U.S. Press Freedom Tracker

Iowa, Kansas lawmakers bar media from Senate floors, stymieing newsgathering

Published On
February 2, 2022
Iowa state capitol in Des Moines

The Iowa state capitol building in Des Moines, Iowa.

— File/REUTERS/Carlo Allegri

Lawmakers’ whispers, eyerolls, and other hints about the course of debate are no longer visible to journalists covering the state Senates in Kansas and Iowa.  

In a break with decades of precedent, journalists in both states have been barred from the Senate floors, instead relegated to designated media galleries upstairs.

Mike Pirner, communications director for Kansas Senate President Ty Masterson, denied the move had any First Amendment implications, telling CPJ that Kansas lawmakers made the change to better accommodate the increasing number of journalists covering the Senate.

In Iowa, lawmakers put the restrictions in place amid concerns about their ability to determine who is or is not a journalist given the proliferation of nontraditional media outlets, the Des Moines Register reported. (CPJ emailed the office of Iowa Senate Majority Leader Jack Whitver for comment but did not receive a reply.)

However, local journalists say the changes have not only made their jobs more difficult – they now have to run after lawmakers to ask questions – but that they represent a move away from transparency.

CPJ interviewed Erin Murphy, the Des Moines bureau chief for the Cedar Rapids Gazette and president of the Iowa Capitol Press Association, and Sherman Smith, the editor in chief of the Kansas Reflector, a non-profit news website focused on Kansas politics, about the changes. The interviews have been edited for length and clarity.

What impact will barring journalists from the Senate floor have on journalists’ abilities to do their work effectively?

Erin Murphy: Effectively is the operative word there. At the end of the day, we can still do our jobs and we will continue to the best of our ability. But we can’t do them as well as we can when we’re on the floor. When we work from the press benches on the Senate in-house floors, we have direct access to those lawmakers throughout a legislative session.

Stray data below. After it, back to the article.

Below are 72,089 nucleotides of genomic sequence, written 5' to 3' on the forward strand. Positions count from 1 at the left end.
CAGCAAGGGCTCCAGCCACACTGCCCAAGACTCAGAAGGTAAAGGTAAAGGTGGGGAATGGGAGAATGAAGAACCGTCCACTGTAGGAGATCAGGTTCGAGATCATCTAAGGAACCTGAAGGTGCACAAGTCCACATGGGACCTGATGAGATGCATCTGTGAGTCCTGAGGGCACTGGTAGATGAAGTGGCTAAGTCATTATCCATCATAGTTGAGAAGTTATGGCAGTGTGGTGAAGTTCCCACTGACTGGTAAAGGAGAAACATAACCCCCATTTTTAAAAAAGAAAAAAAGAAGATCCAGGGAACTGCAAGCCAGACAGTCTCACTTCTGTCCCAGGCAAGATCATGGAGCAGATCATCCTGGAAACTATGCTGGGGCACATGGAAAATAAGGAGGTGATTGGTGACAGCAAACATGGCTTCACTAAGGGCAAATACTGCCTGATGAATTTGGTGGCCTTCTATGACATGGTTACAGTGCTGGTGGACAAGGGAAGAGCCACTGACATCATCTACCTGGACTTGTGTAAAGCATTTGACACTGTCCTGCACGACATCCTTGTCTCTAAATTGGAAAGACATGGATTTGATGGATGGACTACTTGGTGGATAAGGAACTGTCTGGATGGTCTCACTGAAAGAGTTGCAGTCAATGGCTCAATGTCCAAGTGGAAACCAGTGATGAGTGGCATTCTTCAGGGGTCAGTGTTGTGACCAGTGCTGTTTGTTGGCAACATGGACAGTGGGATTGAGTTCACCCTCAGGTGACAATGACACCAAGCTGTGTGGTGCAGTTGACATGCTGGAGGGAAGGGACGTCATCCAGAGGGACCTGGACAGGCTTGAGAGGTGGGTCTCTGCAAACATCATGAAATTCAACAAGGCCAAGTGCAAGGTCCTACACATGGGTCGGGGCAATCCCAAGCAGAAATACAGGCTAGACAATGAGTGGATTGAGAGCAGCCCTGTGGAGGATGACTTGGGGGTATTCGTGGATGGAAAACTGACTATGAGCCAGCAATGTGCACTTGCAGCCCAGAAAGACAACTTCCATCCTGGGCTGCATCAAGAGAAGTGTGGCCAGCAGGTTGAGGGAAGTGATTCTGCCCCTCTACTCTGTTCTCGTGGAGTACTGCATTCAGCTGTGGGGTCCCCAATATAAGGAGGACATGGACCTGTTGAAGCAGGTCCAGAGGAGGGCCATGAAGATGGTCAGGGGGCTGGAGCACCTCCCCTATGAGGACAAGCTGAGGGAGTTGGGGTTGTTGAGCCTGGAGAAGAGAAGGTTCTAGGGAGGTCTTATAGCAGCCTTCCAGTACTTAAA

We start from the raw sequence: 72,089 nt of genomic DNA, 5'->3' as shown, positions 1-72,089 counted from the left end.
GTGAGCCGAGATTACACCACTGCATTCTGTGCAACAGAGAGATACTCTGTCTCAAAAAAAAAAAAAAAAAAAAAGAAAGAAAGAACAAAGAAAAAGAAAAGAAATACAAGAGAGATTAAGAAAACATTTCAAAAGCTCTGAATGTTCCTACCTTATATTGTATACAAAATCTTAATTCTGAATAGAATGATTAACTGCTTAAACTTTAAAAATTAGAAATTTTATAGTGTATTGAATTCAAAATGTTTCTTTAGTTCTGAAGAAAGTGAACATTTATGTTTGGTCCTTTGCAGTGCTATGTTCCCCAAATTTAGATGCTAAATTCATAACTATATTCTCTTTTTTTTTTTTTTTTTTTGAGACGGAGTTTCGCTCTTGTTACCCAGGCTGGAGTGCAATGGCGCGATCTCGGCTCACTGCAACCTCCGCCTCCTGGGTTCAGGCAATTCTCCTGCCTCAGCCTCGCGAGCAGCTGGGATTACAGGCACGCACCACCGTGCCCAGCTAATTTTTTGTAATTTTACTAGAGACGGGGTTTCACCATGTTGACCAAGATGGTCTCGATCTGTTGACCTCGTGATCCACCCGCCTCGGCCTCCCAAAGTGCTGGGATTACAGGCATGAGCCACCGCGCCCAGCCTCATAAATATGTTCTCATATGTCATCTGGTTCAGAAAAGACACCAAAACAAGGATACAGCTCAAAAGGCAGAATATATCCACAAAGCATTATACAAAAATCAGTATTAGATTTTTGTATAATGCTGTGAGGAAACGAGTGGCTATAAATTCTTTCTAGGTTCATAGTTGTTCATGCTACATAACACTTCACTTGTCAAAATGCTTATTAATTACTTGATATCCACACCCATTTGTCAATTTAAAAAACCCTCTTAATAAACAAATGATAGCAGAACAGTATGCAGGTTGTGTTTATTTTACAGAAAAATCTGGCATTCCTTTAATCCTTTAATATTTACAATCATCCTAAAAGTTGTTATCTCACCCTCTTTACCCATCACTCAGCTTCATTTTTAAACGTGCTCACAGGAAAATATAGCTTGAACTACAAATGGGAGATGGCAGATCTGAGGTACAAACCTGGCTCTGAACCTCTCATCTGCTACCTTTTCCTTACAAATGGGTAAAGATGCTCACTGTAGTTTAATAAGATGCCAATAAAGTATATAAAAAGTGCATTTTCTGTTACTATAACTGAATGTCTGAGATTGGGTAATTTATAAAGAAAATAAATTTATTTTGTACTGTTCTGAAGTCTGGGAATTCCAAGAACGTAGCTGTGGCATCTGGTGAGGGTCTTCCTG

All these things that help inform our reporting and help our work so much better become infinitely more challenging when we’re in the upstairs gallery literally removed from those folks. Now we still flag them down and interact with them, but it’s just nowhere near as simple as when you’re right there and you’re working alongside them.

Why is this access important?

When we’re on the floor, those lawmakers are accountable to us because we can observe their work and communicate with them and challenge their work. When they’re accountable to us, by extension they’re accountable to the people of Iowa.

And we’re also accountable to [the lawmakers]. If they have an issue with a story that we wrote, they can walk right up to us and ask about that. [Recently] a senator came up to me in the House because we couldn’t have that conversation on the floor of the Senate. The legislator had concerns about what I’d written. I think both of us walked away with a better understanding of where the other sat. That’s the kind of stuff that we miss out on.

Why did lawmakers put these restrictions in place?

What we were told was that it has become increasingly difficult for Senate Republican leadership to define what is media in this day and age and to pick which reporters have access to those press benches.

That doesn’t hold water for us for a few reasons. Number one, as far as defining media, that’s something that sure, maybe can be a difficult conversation and we’ve had a similar conversation with our Iowa Capitol Press Association group about who can be considered members. But we had it, we didn’t just give up and say well, it’s too hard. It may be a difficult decision, but the Iowa House, governor’s office, and courts have figured it out.

As far as the finite number of seats, maybe that’s a challenge, I don’t know. Even if it is true, there are ways to work that out without throwing out the baby with the bathwater and saying that everybody has to work upstairs. Early in the [legislative] session, like when the governor gives the state address or on opening day, there are a number of reporters in the statehouse. But otherwise, I can tell you as someone who covers the session daily, the media seats are never full.  

What do you think this means in terms of precedent in Iowa and beyond?